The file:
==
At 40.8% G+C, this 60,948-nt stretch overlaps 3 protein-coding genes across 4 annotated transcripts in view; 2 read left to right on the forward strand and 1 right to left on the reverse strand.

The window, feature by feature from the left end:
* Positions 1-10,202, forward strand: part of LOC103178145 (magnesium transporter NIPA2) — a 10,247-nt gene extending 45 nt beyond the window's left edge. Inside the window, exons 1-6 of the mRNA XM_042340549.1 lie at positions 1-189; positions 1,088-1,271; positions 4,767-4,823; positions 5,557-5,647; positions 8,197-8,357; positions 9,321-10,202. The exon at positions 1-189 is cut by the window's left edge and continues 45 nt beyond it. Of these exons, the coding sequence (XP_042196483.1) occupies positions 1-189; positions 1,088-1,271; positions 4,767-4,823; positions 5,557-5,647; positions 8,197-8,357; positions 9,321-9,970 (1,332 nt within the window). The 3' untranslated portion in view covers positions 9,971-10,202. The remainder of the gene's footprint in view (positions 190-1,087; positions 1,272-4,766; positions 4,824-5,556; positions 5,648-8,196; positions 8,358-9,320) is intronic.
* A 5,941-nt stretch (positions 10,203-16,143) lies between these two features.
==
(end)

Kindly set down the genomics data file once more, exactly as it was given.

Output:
At 40.8% G+C, this 60,948-nt stretch overlaps 3 protein-coding genes across 4 annotated transcripts in view; 2 read left to right on the forward strand and 1 right to left on the reverse strand.

The window, feature by feature from the left end:
* Positions 1-10,202, forward strand: part of LOC103178145 (magnesium transporter NIPA2) — a 10,247-nt gene extending 45 nt beyond the window's left edge. Inside the window, exons 1-6 of the mRNA XM_042340549.1 lie at positions 1-189; positions 1,088-1,271; positions 4,767-4,823; positions 5,557-5,647; positions 8,197-8,357; positions 9,321-10,202. The exon at positions 1-189 is cut by the window's left edge and continues 45 nt beyond it. Of these exons, the coding sequence (XP_042196483.1) occupies positions 1-189; positions 1,088-1,271; positions 4,767-4,823; positions 5,557-5,647; positions 8,197-8,357; positions 9,321-9,970 (1,332 nt within the window). The 3' untranslated portion in view covers positions 9,971-10,202. The remainder of the gene's footprint in view (positions 190-1,087; positions 1,272-4,766; positions 4,824-5,556; positions 5,648-8,196; positions 8,358-9,320) is intronic.
* A 5,941-nt stretch (positions 10,203-16,143) lies between these two features.